Her mother and father ran into her room. Her mother shoved something into her hand, as her husband jumped out the bedroom window. “Hide this!” her mother commanded, before following him through the window. Angelyn looked down at her hand and realised she was holding a bag of drugs. She quickly hid the bag under her bed-sheet just before the police entered the room, looking for her parents.
Angelyn’s dreams were shattered. She didn’t talk to the child development centre staff about it because she mistakenly thought that, if they knew the truth, they would reject her. As her hope faded, her attendance at the centre dropped off. She spent more time with her friends from the community, and, by the age of 12, she was drinking alcohol and frequenting nightclubs.
Seeing that Angelyn wasn’t coming to the Compassion project, Joel became worried. He knew the dangers she faced on the streets of Cebu. When he tried to call her, she rejected his calls. One day he found her and made a last attempt to encourage her to return to the care of Compassion. Reluctantly, she agreed to come to a youth camp.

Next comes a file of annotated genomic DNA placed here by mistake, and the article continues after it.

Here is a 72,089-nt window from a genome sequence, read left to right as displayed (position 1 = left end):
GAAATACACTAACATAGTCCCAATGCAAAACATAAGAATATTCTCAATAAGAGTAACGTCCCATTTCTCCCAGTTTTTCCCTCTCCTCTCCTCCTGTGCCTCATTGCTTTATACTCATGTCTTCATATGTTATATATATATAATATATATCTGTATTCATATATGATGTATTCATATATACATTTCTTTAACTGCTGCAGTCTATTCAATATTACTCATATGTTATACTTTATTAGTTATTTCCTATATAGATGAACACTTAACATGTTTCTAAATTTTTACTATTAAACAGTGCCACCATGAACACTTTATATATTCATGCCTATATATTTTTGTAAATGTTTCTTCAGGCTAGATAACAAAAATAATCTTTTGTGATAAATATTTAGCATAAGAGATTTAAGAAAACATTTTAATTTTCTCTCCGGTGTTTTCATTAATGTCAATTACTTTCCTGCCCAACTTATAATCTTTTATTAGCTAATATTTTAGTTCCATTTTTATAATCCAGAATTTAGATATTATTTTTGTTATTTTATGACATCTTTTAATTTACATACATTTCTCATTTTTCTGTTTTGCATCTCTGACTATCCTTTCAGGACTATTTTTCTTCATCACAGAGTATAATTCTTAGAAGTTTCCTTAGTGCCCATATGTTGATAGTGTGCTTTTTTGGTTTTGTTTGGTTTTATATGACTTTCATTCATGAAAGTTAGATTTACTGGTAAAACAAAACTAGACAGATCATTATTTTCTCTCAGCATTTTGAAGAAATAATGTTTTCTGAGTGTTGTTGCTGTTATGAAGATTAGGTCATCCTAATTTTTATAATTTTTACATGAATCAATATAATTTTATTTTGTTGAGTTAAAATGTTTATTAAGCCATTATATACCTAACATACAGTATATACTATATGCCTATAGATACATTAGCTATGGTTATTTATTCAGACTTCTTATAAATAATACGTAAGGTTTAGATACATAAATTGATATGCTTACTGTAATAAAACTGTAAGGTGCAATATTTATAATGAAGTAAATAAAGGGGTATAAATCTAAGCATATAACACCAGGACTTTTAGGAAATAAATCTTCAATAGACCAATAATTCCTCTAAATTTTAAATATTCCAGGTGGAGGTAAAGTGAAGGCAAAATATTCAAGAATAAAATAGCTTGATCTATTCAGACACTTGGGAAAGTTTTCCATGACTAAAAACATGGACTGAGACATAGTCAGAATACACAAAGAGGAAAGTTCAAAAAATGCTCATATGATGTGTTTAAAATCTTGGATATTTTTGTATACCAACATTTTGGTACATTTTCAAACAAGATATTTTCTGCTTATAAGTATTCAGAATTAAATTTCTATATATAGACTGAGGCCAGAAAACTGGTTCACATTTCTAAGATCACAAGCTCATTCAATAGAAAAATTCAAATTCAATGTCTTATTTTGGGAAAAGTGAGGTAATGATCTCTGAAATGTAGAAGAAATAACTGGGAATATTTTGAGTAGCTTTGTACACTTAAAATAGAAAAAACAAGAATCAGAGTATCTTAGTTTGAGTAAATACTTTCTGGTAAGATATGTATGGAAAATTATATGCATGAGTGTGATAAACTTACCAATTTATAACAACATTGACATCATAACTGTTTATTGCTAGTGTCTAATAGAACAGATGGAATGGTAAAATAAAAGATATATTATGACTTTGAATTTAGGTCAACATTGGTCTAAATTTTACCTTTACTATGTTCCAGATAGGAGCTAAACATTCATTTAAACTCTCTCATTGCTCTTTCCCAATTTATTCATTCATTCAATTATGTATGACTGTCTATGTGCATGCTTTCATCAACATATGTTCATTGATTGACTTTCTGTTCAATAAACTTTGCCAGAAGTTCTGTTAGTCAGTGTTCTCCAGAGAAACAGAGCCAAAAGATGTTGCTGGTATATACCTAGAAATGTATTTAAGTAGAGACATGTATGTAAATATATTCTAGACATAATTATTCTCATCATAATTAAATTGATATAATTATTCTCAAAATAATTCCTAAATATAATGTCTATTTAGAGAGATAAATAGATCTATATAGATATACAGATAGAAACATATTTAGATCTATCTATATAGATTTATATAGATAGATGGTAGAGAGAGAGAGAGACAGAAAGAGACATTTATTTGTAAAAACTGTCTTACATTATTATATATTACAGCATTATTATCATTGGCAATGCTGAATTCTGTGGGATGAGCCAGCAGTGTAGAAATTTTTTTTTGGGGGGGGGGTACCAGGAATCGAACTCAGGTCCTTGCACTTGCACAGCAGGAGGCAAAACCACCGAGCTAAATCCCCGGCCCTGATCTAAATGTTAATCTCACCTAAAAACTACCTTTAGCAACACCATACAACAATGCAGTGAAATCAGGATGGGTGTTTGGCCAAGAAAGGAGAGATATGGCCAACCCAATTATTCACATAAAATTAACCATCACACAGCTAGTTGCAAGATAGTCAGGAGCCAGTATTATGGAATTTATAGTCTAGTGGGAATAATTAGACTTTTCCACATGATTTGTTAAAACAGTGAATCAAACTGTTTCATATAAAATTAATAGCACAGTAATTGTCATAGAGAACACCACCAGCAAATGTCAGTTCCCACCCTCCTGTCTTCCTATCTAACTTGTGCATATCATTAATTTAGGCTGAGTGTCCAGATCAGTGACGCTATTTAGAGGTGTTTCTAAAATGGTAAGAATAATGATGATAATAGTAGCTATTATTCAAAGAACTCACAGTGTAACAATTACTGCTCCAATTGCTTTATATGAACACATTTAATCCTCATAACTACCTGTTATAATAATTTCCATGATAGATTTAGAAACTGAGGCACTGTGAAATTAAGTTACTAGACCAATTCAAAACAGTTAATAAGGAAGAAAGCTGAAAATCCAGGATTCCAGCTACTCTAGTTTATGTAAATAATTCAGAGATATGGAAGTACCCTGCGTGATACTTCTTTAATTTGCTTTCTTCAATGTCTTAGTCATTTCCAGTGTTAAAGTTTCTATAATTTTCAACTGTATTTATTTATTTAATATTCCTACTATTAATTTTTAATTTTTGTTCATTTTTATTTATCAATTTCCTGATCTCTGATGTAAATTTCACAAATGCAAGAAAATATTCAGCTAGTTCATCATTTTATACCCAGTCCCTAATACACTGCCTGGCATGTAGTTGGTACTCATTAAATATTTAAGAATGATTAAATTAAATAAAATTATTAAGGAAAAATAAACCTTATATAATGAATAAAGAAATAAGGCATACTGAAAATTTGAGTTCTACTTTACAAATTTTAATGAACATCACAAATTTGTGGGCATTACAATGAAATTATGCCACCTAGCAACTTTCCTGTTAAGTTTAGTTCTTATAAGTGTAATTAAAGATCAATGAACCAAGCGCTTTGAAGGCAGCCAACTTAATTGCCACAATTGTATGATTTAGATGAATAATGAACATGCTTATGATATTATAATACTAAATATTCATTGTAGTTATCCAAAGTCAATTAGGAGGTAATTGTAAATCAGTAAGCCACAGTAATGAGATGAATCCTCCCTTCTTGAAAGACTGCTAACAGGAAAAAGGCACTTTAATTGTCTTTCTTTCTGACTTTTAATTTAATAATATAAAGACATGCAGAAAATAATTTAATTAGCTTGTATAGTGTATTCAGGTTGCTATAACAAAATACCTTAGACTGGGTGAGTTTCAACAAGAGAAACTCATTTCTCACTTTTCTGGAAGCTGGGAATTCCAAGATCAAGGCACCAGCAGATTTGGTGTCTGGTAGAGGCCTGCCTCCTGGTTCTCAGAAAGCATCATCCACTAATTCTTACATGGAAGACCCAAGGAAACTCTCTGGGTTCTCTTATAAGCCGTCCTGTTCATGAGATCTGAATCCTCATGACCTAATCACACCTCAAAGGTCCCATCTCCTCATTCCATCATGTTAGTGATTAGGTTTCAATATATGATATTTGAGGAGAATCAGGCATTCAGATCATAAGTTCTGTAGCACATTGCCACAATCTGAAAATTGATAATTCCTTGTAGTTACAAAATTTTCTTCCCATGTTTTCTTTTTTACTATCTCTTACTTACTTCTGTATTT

During one of the camp meetings, Angelyn confessed to God. Like never before, she knew God was with her. She surrendered her pain, her confusion, and her life to Jesus.
Joel saw the difference in Angelyn immediately. As she became more consistent in coming to project days, she also developed her many talents. With Compassion’s help, she became a badminton champion, excelled in her school work, and enrolled in seminars to develop her singing voice. Before long, Angelyn joined the praise and worship team and was leading worship. The centre director, Beth, invited her to become part of their team of student leaders, and Angelyn enrolled in Bible college.
Angelyn’s father could see the difference in his young daughter. His faced beamed with joy when he proudly listed her achievements to his friends. He also noticed the change in her character; she was a strong, gracious young woman. When she encouraged him to abandon his criminal activity, he eventually agreed.
Angelyn was delighted but her joy was short-lived. Her father’s previous life soon caught up with him; he was arrested, charged and sent to jail.
With no husband and no income, Angelyn’s mother was in shock. She had no idea what to do next and her children suffered without the care of either parent. They begged for food from relatives but they were sent away because their relatives didn’t have enough food for themselves.